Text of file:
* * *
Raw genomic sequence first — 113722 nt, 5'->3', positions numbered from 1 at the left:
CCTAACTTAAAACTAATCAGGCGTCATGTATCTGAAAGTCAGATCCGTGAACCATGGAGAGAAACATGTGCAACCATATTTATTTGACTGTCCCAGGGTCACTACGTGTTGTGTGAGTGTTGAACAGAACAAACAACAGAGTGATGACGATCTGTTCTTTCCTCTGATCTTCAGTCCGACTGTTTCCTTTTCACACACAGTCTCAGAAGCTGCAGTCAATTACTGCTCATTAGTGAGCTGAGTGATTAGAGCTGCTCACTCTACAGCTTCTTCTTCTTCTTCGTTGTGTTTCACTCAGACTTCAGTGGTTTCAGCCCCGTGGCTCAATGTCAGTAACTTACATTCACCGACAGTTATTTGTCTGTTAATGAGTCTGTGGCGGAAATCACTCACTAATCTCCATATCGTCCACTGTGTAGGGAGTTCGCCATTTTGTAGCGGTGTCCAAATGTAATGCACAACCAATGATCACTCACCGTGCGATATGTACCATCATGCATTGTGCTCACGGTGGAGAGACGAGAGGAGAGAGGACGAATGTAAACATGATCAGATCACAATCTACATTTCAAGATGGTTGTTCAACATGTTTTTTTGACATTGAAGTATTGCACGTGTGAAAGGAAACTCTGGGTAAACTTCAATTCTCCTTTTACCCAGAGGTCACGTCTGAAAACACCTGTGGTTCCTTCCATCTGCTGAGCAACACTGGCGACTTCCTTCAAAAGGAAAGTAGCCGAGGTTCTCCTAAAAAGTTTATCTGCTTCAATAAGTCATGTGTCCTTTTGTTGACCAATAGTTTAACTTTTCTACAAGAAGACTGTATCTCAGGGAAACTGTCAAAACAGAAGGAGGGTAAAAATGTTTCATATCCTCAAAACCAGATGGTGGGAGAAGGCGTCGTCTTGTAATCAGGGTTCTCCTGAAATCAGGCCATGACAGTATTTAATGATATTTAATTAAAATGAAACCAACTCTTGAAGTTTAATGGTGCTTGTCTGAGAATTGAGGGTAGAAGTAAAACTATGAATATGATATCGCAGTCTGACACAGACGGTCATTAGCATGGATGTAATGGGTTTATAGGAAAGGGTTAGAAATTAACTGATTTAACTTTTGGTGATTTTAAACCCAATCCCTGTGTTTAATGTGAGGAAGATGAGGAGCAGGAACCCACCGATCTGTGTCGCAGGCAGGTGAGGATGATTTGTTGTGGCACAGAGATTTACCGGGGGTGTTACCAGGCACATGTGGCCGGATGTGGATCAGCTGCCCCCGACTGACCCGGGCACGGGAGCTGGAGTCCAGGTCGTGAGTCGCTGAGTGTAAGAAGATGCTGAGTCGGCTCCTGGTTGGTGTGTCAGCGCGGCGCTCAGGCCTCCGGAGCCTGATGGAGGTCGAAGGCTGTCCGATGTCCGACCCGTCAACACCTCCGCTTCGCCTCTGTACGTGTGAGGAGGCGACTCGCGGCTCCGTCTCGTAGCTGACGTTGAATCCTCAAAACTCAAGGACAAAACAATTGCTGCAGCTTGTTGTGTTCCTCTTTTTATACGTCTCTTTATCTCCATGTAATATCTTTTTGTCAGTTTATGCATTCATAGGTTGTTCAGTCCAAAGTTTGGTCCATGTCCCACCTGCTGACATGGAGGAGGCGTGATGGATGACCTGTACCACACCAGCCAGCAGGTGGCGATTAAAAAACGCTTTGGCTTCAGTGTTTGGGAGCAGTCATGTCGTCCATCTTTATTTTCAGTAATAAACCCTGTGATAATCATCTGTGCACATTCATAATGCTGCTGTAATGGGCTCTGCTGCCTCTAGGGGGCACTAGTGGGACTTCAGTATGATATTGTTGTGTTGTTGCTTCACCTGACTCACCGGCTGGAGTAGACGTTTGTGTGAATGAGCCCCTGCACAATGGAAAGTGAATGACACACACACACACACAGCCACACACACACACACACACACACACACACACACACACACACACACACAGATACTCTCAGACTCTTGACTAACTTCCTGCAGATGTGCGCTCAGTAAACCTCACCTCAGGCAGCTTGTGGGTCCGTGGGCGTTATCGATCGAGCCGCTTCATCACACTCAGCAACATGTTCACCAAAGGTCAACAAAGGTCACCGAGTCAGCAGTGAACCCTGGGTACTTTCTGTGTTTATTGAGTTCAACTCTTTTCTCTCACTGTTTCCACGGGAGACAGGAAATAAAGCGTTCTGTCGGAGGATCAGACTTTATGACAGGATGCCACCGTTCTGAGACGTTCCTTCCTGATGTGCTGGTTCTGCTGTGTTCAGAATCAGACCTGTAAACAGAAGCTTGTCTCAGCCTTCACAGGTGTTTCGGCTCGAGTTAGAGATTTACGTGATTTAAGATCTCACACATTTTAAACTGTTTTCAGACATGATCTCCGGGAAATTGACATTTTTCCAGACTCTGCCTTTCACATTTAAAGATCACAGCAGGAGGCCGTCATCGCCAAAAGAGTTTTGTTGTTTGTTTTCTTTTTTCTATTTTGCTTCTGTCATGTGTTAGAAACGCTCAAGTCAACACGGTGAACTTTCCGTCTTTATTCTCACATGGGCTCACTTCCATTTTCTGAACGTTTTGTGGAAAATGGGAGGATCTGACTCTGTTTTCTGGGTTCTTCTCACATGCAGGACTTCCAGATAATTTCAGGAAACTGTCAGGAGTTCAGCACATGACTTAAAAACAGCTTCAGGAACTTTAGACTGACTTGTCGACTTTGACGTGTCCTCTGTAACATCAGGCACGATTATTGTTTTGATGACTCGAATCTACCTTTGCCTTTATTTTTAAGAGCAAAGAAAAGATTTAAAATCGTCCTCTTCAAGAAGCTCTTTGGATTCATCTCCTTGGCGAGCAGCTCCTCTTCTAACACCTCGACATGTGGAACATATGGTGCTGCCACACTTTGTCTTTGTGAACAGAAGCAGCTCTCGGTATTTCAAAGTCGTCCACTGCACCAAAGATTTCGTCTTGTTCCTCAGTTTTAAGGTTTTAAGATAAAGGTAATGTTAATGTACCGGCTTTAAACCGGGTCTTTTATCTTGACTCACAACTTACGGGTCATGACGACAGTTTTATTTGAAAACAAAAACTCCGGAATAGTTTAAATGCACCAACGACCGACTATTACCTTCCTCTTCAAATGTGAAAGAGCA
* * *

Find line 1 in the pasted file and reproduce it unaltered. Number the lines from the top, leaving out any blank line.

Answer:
Raw genomic sequence first — 113722 nt, 5'->3', positions numbered from 1 at the left: